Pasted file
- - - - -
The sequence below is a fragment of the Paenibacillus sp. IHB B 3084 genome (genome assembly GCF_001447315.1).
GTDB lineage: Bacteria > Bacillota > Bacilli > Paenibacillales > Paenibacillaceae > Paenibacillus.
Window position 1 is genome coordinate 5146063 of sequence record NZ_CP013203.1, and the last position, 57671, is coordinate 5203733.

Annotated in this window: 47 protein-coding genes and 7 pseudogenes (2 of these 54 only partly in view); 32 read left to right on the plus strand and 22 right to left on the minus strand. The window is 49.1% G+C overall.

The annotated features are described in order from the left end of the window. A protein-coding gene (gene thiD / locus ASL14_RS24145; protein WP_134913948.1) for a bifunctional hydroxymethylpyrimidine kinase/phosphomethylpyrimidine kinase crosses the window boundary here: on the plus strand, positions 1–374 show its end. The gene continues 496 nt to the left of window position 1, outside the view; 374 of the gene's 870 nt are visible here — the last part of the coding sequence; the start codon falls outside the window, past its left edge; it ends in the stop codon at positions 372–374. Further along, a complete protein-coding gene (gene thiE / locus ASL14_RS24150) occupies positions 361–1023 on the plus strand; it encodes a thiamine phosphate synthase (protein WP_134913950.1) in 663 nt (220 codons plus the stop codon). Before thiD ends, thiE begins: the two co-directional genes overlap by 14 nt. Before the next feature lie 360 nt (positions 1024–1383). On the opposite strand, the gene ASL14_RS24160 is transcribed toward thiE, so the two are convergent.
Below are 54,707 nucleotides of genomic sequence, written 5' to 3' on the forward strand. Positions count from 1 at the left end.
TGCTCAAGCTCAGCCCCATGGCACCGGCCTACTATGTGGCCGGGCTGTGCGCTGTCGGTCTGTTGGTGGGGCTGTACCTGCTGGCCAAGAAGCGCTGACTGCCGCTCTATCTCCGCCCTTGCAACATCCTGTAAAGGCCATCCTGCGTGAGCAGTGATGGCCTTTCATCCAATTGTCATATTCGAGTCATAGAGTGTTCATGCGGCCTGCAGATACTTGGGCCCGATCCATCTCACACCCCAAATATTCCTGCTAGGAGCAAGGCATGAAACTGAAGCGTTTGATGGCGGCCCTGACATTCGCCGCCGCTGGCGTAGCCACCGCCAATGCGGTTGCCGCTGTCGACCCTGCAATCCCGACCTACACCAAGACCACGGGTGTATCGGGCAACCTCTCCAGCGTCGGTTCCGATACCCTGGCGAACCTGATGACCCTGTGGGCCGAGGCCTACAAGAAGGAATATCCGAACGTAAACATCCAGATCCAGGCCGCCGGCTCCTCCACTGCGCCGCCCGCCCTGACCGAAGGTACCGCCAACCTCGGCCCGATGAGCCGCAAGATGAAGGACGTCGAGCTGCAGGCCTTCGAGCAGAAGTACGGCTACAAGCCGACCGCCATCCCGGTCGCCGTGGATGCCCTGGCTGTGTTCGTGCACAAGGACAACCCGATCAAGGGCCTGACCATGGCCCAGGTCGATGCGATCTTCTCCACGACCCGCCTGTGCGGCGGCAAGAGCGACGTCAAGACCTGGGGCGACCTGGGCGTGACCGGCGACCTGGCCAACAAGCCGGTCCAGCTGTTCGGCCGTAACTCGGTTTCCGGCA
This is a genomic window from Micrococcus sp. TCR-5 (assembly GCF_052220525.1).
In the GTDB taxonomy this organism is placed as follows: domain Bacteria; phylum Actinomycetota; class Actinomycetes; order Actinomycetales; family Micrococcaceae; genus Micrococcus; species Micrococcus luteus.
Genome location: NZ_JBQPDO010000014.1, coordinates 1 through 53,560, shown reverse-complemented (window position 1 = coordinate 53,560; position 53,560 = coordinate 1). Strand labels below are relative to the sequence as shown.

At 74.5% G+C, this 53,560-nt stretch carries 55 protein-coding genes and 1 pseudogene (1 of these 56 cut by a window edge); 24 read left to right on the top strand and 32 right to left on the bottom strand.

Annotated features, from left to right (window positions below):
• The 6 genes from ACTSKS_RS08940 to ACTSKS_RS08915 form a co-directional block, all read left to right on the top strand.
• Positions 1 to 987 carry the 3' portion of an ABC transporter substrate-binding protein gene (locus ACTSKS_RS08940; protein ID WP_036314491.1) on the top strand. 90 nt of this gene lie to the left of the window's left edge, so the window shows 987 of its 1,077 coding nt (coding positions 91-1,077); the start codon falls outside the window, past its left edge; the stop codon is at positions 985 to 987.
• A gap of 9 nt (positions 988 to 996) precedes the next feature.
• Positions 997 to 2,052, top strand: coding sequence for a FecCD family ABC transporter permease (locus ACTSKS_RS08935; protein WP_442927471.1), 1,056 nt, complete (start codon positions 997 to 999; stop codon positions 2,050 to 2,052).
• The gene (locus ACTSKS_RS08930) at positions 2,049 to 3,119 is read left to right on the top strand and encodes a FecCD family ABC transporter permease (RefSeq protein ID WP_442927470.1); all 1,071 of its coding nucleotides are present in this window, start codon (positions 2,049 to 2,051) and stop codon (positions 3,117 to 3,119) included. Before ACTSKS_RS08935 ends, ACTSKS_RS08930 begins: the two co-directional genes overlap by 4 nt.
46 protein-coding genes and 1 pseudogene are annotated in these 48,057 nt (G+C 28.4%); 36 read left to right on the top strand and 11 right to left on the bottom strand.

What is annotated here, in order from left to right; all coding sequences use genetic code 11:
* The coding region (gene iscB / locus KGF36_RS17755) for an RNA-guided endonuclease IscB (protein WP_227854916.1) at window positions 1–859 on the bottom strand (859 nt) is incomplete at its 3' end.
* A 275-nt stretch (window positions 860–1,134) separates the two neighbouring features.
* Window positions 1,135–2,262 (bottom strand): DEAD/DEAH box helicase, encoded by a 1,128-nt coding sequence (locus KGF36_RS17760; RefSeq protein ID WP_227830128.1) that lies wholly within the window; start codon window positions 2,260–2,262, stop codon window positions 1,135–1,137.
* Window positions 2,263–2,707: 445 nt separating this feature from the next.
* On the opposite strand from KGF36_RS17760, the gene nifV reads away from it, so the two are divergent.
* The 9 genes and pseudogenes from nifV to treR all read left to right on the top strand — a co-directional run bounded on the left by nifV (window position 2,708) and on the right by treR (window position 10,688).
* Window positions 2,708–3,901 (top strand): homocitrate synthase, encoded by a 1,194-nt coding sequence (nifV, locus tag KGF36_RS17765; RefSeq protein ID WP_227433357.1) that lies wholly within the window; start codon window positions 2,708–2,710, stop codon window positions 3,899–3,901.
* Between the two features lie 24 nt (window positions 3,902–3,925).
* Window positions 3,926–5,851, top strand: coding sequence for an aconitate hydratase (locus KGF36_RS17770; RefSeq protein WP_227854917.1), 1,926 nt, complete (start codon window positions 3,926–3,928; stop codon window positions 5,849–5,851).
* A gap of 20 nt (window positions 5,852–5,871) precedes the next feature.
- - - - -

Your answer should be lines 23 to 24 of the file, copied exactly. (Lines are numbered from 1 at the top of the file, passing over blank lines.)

* Window positions 2,263–2,707: 445 nt separating this feature from the next.
* On the opposite strand from KGF36_RS17760, the gene nifV reads away from it, so the two are divergent.